Friday, November 9, 2012

Sweet Dreams (2012) DOC NYC 2012

This is the story of Ingoma Nshya, the first women's drumming troupe in Rwanda. The reason they are the first is that until Odile “Kiki” Katese put the group together no man thought that a woman could carry a drum. The group was formed in the aftermath of the Rwandan genocide and is made up of women from both sides of the civil war. The film follows the group as they play and seek to open an ice cream shop with the help of two women from Brooklyn.

I’m not going to lie, I want to take the heads of Rob and Lisa Fruchtman, the two directors of the film, and smash them together. They have all of these wonderful segments and they have assembled them in a manner that is all over the place. Watching the film I was loving the music, the drumming and the women. My heart was breaking with their stories, but how they are put together drained almost all of my interest to the point that by about 30 minutes in I was zoning out.

This should have been a great film, this should have been one of the best films of the year (damn it the pieces are there), instead it’s just a good movie.

Why do I think this should have been a great film?

First off there is the music. Both the women drumming and the incidental music is amazing. Watching the women drum is to witness joy, Its marvelous to see such happiness that has come from such sadness.

Then we have the stories of the women. Heart breaking stories of the terrible things that happened during one of humanities darkest hour. For my money this is one of the most touching accounts of the tragedy that you’ll ever see. It not only puts a human face on what happens, but makes you feel it’s the story of a friend.

Lastly we have the story of the women trying to make money by opening an ice cream shop in their home town. It’s such a seemingly improbable story it can’t help but pull you in and drag you along.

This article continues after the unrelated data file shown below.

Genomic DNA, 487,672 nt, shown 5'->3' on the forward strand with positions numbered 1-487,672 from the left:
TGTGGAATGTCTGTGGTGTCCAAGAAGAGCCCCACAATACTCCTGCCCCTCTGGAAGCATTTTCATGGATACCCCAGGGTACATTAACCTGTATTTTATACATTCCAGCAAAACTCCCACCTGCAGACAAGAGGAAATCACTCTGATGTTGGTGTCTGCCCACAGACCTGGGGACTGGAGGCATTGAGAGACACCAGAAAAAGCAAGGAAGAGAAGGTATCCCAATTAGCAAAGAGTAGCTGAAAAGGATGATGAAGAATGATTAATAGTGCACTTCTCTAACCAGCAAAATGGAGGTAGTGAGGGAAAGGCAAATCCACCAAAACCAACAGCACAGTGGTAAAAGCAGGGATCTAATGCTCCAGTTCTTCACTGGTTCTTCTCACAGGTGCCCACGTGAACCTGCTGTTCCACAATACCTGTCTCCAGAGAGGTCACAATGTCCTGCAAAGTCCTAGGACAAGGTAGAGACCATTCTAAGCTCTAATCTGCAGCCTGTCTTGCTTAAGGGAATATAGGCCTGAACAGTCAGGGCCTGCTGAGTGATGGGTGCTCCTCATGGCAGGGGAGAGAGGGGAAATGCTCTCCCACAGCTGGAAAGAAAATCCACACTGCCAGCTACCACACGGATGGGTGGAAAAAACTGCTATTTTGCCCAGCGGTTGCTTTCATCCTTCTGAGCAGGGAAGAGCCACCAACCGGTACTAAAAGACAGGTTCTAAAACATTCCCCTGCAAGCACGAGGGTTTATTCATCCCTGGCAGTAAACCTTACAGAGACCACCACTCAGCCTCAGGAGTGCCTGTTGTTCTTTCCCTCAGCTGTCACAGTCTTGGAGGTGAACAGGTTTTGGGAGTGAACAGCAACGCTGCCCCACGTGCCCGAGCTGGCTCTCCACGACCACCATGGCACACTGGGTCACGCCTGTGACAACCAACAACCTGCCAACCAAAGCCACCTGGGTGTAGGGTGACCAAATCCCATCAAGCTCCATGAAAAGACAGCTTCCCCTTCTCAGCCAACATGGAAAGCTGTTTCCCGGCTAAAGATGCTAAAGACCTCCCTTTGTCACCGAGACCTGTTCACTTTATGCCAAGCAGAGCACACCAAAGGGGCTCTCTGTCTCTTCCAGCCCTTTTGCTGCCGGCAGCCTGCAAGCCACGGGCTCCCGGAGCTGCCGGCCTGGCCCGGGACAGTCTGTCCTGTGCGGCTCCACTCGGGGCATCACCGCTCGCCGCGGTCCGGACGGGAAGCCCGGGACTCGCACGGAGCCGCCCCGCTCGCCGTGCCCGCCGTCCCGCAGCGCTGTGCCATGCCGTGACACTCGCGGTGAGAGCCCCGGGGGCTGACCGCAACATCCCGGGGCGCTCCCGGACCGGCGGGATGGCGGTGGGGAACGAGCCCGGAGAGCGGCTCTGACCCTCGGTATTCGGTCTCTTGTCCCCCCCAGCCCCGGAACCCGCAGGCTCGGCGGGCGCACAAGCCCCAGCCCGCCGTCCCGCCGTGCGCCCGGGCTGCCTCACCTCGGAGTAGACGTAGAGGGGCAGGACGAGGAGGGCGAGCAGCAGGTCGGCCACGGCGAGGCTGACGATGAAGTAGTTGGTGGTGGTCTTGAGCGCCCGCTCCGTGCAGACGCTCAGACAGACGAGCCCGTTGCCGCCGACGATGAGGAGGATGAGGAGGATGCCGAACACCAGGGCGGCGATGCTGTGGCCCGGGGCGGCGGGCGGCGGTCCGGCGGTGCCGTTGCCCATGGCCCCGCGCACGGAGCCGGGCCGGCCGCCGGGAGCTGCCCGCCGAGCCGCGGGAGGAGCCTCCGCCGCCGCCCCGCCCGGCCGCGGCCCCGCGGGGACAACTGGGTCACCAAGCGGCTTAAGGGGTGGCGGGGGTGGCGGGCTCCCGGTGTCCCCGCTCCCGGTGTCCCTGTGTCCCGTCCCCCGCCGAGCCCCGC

These are three great threads that should work marvelously together but then don’t. I blame the directors who clearly know their subject so well that they don’t realize that we on the outside looking in don’t know it as well as they do.

The film starts with the drumming and it’s great. We get a little bit about the group but we don’t a lot before we’re dropped into the story of one of the women which goes on briefly before we’re dropped into the story of the ice cream for a little bit before we’re moved onto the next thing and the next thing. While admire that the filmmakers belief that we in the audience can pick things up on the fly, I have to question when they don’t give us a context to what is happening. For example we get the story of the women and the drumming, or some of it …or a piece of it… before we get the story of Kiki meeting the two women from Brooklyn… where did they meet? In Brooklyn? What was Kiki doing in Brooklyn? What was she doing to meet them? Don’t know it’s just “we met Kiki and she said she wanted to talk to us. We thought it was about importing coffee instead she was asking us about ice cream” Where did this come from? Why is this important? I don’t know.

I can accept things just being thrown at us at the start but there are times here where I had the feeling as if I was coming into a conversation in the middle. I frequently felt as though I either missed something, even as it had just started, which wasn’t possible when the film is only minutes old.

I wish this movie wasn’t finished. I wish that someone could be brought in and given the the pieces so they could reassemble then into something that connects all it together the way that it should be connected .

To be honest I had no interest in seeing this film. I didn’t care about it, but then the opportunity came to see it so I did. When the film started I I was thinking how could I not have wanted to see this wonderful film and then it started to clunk from thing to thing. My heart broke because I thought I had stumbled on something wonderful instead of just fragments.

Is this a bad film?

No. It’s a good film but it’s frustrating in that it despite the wonderful pieces it’s just not as great as it should have been.

It plays Sunday November 11 and Tuesday the 13th at the IFC Center

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